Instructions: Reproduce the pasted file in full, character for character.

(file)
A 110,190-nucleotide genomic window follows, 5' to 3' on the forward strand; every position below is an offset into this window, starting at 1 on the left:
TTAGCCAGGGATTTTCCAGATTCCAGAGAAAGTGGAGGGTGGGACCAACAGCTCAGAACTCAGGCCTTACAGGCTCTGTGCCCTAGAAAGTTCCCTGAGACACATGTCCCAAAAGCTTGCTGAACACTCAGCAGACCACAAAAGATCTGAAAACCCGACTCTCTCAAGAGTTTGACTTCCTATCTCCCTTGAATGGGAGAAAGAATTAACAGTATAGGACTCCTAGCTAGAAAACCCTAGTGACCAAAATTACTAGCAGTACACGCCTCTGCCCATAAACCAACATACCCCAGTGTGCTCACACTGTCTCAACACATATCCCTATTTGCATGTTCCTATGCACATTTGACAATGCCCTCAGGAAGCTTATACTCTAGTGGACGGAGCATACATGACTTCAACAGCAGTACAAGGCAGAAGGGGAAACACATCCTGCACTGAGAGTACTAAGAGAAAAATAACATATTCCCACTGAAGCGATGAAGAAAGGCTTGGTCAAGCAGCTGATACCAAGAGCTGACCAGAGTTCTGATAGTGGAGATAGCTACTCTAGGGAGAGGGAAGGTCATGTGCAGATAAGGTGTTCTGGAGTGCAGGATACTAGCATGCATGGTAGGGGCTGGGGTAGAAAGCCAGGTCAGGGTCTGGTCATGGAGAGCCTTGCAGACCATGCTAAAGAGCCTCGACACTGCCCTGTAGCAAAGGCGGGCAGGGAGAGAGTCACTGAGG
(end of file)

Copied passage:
A 110,190-nucleotide genomic window follows, 5' to 3' on the forward strand; every position below is an offset into this window, starting at 1 on the left:
TTAGCCAGGGATTTTCCAGATTCCAGAGAAAGTGGAGGGTGGGACCAACAGCTCAGAACTCAGGCCTTACAGGCTCTGTGCCCTAGAAAGTTCCCTGAGACACATGTCCCAAAAGCTTGCTGAACACTCAGCAGACCACAAAAGATCTGAAAACCCGACTCTCTCAAGAGTTTGACTTCCTATCTCCCTTGAATGGGAGAAAGAATTAACAGTATAGGACTCCTAGCTAGAAAACCCTAGTGACCAAAATTACTAGCAGTACACGCCTCTGCCCATAAACCAACATACCCCAGTGTGCTCACACTGTCTCAACACATATCCCTATTTGCATGTTCCTATGCACATTTGACAATGCCCTCAGGAAGCTTATACTCTAGTGGACGGAGCATACATGACTTCAACAGCAGTACAAGGCAGAAGGGGAAACACATCCTGCACTGAGAGTACTAAGAGAAAAATAACATATTCCCACTGAAGCGATGAAGAAAGGCTTGGTCAAGCAGCTGATACCAAGAGCTGACCAGAGTTCTGATAGTGGAGATAGCTACTCTAGGGAGAGGGAAGGTCATGTGCAGATAAGGTGTTCTGGAGTGCAGGATACTAGCATGCATGGTAGGGGCTGGGGTAGAAAGCCAGGTCAGGGTCTGGTCATGGAGAGCCTTGCAGACCATGCTAAAGAGCCTCGACACTGCCCTGTAGCAAAGGCGGGCAGGGAGAGAGTCACTGAGG